Tesla humanoid robot unveiled at the end of the month Musk will deploy thousands of Optimus Primes at Texas factory

As Tesla’s humanoid robot “Optimus” is about to be unveiled at the end of this month, the market‘s attention to this project is also increasing.

According to Tesla’s latest job postings, Tesla has been recruiting a large number of Optimus Prime-related positions, and its autonomous driving team has also participated. It is said that Tesla plans to deploy thousands of Optimus Primes at its Texas factory and eventually roll it out globally.

Musk plans to deploy thousands of Robots in factories

According to job postings, Musk is now working on ambitious plans to deploy thousands of Optimus Prime robots at his Texas factory, and eventually Tesla plans to deploy millions of Optimus Primes globally robot.

Tesla’s job posting says that Tesla is hiring a lot of staff about humanoid bipedal robots. Currently, there are about 20 vacancies on the Optimus Prime project, including those designing key Robotic components.

On Monday, Musk also revealed on Twitter that their self-driving team is also working on the Optimus Prime robot.

As Tesla has held more internal meetings about the robot, there has been more internal discussion about it, a person familiar with the matter said.

Optimus Prime prototype will be officially unveiled at the end of the month

On September 30, ET, on “artificial intelligence Day”, Tesla will be unveiling a prototype of its Optimus Prime project. Musk has previously revealed that production of the Optimus Prime could begin next year.

Earlier, Musk said in a TED talk that in the long run, robots could be used for households, cooking, mowing lawns and caring for the elderly, and even becoming human companions. According to Musk, the robotics business could eventually be worth more than Tesla’s car revenue.

Musk believes that Optimus will initially have boring or dangerous jobs, including moving parts around the factory. He believes that Tesla can use its expertise in artificial intelligence and key components to develop and produce smart but less expensive humanoid robots at scale.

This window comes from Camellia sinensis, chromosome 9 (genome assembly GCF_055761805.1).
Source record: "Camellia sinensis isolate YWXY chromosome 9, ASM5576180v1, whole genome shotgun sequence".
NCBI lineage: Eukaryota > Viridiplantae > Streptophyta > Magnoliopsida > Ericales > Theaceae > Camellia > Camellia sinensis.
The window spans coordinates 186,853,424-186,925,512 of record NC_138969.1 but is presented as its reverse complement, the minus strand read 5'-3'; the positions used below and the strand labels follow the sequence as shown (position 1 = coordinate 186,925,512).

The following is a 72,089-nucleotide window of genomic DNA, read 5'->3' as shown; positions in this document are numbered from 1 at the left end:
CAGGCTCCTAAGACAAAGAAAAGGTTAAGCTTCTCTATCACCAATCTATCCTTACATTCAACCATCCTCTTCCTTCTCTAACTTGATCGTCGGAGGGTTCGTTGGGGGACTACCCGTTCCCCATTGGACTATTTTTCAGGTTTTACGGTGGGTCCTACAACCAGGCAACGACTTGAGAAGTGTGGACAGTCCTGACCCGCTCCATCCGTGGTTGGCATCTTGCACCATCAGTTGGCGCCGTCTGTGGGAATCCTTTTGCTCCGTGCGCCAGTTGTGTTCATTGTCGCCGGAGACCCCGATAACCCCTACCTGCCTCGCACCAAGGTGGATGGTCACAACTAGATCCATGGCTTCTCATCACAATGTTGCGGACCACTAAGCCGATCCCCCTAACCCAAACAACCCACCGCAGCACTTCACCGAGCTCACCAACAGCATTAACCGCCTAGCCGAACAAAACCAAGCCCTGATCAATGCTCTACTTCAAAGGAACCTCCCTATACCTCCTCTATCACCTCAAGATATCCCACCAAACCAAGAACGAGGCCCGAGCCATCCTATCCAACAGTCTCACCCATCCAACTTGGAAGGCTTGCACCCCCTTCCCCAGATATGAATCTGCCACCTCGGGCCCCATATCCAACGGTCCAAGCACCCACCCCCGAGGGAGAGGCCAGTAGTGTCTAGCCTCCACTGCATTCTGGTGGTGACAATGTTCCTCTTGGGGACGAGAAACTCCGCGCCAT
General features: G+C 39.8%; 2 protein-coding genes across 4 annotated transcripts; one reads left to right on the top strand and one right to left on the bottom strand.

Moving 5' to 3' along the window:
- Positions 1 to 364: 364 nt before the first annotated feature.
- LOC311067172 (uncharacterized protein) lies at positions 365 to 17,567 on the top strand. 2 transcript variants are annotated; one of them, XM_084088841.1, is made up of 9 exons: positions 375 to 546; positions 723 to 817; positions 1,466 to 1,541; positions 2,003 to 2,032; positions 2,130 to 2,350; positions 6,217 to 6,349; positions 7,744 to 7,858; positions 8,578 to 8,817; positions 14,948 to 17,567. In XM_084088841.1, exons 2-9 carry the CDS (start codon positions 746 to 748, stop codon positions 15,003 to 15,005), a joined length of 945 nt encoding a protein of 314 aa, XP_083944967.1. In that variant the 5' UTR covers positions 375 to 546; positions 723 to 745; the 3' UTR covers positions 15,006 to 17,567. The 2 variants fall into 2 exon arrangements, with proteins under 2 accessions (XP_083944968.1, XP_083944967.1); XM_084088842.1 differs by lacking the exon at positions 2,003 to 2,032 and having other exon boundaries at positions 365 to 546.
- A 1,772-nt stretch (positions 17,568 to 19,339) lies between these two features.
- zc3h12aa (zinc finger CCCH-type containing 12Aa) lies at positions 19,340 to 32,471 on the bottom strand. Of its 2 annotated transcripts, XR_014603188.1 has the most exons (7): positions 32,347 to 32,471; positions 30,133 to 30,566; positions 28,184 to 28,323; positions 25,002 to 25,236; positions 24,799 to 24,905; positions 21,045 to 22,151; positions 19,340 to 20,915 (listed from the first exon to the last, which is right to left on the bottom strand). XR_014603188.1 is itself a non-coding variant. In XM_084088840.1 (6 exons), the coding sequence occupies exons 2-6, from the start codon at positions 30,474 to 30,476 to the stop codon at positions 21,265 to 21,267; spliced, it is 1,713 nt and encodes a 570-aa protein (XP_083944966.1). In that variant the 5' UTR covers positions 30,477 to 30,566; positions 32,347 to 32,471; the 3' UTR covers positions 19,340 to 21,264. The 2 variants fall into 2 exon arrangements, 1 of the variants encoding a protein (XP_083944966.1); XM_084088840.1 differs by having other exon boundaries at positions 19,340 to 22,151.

Some experts remain skeptical

However, on the eve of the official debut of “Optimus Prime”, many roboticists, investors and analysts did not hold much expectations.

The first point of questioning among experts is how Tesla can justify the cost of using “general-purpose” robots in factories, homes and elsewhere, given that there are already many specialized robots in use in the Industrial field. Second, experts predict that Musk’s robots may be able to demonstrate basic capabilities at events, but it’s difficult for these robots to truly be fully human-like.

Shaun Azimi, head of NASA’s Dexterous Robotics Team, said: “It turns out that self-driving cars are not as easy as anyone thought. To some extent This is especially true of humanoid robots. It is very difficult to be flexible and robust to these changes in the event of an unexpected event.”

Nancy Cooke, a professor of human systems engineering at Arizona State University, said that if Tesla wants to prove its progress, it needs to show that the robot can perform a variety of unscripted actions.

“If he just makes the robot walk around, or make the robot dance, that’s already implemented. It’s not a big deal,” she said.

Gene Munster, managing partner of venture capital firm Loup Ventures, also said: “Investors are not interested in Optimus Prime … The possibility of (Optimus Prime) large-scale application is very low, (this) Much harder than self-driving cars.”

At the 2019 “Autonomy” event, Musk promised to have 1 million robotaxis by 2020, but so far, the dream has not even taken the first step.

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